Setting tax rates Follow

Taxes are a fact of life in business, so you need to include a reasonable estimate for them in your forecast. Don't stress too much about this, though. This is business planning, not tax planning. The taxes we’re discussing here are theoretical expenses based on theoretical profits. It would be silly to get too specific about the details. Just set your standard rates to ensure your forecast includes basic tax coverage. 

Note: If you're looking for employer taxes, please see Employee-related expenses: changing the Burden Rate.


Do I need to include taxes in my revenue streams?

There's no need to add tax amounts to your revenue stream entries. Just enter the actual revenue numbers with no tax added. LivePlan will calculate your taxes and add them to the forecast automatically.


Setting tax rates

  1. On the Forecast tab, click Taxes:
  2. Click the Set Tax Rates button:

Step 1: Set corporate tax rates

If your business is profitable in a given year, you will need to pay income taxes on that profit. Enter an overall tax rate. This estimated rate should cover all applicable income taxes — federal, state, local, etc. If you're not sure what to put, though, a 20% rate is probably close. It helps to remember that income taxes typically apply only in periods when your business is profitable. 
Note that this rate is only for income taxes. Employee-related taxes like payroll and social welfare taxes are covered on the Personnel page. Other taxes, such as property taxes, are generally best added as regular expenses.

  1. Step 1 in this overlay relates to corporate taxes. Enter your estimated corporate tax rate (%):
  2. Indicate how often you'll pay taxes (every month, once per quarter, or once per year):
  3. Click Sales Taxes from the top menu to set sales tax rates. If you don't have any revenue streams in your forecast yet, just click Save & Exit:


Step 2: Set sales tax rates

Note: This step won't appear if you don't have any revenue streams in your forecast.

Some companies need to collect sales taxes from their customers. This might include a national general sales tax (GST), value-added tax (VAT), or other national, state, or local sales taxes. This sort of tax collection will not affect your profitability since you are obliged to pay the collected taxes to the government on a regular schedule. But it will affect your cash flow projections for the time between when you receive the revenue and when the taxes are due to the government. It's important not to treat collected tax money as readily available cash.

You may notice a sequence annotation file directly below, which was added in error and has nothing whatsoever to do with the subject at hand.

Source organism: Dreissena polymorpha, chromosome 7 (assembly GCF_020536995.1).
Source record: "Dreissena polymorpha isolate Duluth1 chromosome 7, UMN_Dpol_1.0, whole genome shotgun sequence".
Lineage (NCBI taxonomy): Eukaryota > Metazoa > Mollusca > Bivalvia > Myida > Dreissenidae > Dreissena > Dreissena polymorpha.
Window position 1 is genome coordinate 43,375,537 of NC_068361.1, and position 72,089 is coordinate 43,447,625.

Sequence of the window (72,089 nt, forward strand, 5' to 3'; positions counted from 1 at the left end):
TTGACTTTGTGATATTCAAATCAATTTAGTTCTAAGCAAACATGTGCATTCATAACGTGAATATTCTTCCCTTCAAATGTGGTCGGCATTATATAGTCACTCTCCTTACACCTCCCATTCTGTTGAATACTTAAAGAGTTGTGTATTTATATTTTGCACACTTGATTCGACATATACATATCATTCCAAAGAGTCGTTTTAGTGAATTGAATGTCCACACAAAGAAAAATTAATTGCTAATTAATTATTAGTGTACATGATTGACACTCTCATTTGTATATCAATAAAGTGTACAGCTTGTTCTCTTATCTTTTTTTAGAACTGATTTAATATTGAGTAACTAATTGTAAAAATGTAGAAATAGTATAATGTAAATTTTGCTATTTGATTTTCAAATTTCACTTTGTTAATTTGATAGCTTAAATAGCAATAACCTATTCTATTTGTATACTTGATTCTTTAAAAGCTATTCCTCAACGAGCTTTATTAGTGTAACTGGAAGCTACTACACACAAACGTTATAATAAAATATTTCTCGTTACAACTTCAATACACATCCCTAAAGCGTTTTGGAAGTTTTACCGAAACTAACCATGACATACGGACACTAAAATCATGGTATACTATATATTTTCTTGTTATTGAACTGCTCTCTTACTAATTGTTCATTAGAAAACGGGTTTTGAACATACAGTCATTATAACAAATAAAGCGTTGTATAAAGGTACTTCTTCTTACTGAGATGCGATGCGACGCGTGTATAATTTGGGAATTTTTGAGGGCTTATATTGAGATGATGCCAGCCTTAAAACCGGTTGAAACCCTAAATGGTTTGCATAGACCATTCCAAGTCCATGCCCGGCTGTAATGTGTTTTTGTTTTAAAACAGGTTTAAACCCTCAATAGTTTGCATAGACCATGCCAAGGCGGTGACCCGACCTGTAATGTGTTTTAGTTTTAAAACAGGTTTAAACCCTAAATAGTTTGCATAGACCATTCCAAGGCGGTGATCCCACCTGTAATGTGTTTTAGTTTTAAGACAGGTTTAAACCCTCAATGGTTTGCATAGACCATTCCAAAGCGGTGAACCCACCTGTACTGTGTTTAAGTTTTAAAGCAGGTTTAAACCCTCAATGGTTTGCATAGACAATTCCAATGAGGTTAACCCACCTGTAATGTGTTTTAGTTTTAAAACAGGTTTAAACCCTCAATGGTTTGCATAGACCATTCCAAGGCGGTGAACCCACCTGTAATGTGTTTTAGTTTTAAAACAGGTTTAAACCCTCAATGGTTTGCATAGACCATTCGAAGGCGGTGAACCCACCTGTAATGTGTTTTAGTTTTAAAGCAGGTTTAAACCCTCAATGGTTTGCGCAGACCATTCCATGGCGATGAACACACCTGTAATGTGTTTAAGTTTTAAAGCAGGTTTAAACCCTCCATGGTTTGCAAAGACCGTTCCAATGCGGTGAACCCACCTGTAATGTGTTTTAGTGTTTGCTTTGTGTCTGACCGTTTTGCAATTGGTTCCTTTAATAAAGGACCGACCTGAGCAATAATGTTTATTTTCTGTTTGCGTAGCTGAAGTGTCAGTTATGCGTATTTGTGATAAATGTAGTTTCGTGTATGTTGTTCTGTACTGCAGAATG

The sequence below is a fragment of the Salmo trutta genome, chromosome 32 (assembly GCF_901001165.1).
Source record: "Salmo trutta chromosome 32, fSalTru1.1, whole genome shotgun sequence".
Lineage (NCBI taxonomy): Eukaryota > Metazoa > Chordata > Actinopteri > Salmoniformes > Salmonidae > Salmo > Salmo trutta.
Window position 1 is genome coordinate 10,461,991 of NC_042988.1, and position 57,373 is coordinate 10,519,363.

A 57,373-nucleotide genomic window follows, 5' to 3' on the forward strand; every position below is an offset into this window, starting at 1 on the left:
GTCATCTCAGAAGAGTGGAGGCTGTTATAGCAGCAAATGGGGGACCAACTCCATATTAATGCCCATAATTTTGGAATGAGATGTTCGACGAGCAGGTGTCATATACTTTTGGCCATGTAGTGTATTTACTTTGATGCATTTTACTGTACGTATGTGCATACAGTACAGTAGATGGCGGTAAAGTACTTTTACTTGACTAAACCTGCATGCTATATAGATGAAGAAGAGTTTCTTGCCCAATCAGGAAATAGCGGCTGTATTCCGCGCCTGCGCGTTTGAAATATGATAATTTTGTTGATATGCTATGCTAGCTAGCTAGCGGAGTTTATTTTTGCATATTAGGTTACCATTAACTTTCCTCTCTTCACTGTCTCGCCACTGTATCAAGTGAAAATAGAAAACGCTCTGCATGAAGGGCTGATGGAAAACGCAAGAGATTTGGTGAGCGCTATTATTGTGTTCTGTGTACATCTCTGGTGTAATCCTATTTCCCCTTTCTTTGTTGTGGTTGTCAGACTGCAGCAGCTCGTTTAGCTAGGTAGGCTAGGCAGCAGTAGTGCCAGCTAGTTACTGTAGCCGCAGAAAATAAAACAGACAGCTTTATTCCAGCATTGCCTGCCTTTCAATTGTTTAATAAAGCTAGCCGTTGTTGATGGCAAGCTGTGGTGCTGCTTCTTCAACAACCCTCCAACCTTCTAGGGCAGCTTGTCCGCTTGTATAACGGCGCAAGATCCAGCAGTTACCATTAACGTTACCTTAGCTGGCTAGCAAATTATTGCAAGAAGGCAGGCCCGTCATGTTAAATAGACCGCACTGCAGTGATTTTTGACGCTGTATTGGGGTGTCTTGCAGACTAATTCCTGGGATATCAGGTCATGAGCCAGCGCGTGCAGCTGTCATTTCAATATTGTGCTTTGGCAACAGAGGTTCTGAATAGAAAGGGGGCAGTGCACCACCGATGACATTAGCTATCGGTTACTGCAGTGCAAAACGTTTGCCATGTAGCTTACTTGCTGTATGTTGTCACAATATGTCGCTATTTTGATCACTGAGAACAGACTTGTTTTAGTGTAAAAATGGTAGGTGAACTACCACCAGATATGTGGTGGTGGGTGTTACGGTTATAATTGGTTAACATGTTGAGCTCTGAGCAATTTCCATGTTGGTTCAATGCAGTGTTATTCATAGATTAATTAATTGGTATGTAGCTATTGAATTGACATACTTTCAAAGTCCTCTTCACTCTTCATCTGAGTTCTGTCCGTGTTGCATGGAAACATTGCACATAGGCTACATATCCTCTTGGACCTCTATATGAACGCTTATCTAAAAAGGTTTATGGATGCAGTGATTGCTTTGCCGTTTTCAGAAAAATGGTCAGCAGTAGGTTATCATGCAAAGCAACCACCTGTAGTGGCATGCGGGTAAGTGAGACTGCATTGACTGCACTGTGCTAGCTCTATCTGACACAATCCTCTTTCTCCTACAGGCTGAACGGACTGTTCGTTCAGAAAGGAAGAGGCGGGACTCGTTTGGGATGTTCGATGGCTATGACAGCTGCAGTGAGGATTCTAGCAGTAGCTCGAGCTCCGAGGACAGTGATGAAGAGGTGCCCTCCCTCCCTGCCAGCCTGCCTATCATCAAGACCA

1. On the Sales Tax step of this overlay, indicate which of your revenue streams you will collect sales tax for:

  2. Enter the sales tax rate (%) that you will charge your customers:

  3. Select how often you'll pay taxes (every month, once per quarter, or once per year):
  4. Click Save & Exit:

    Related: Representing the VAT, HST, or GST in your forecast


Editing tax rates

  1. On the Forecast tab, click Taxes:
  2. Click the Set Tax Rates button:
  3. Make the desired changes on the Income Tax and/or Sales Tax steps.
  4. Click Save & Exit.


Where does this entry appear in the financial statements?

In the Profit and Loss table, you will see only income (or corporate) taxes. This is because paying income taxes is an expense of running a profitable business. Sales taxes are not included in a Profit & Loss table but do appear on the Balance Sheet and the Cash Flow table.

Related: Why can't I see cumulative tax totals in my financials?


In the Balance Sheet, income and sales taxes are listed as shown below. If you're paying your taxes quarterly or annually, you'll see the amounts increase until the month in which you pay:


In the Cash Flow table, your tax entries are expressed as "Changes in tax payable," meaning the increase or decrease in how much you owe in a given month or year. In the example below, we're paying taxes quarterly. So the changes are positive (meaning we owe more) in months where we're accruing taxes and negative in the months in which we pay taxes:




More on taxes:


More on forecasting:

Preparing a forecast

Was this article helpful?
2 out of 3 found this helpful
Have more questions? Submit a request



Article is closed for comments.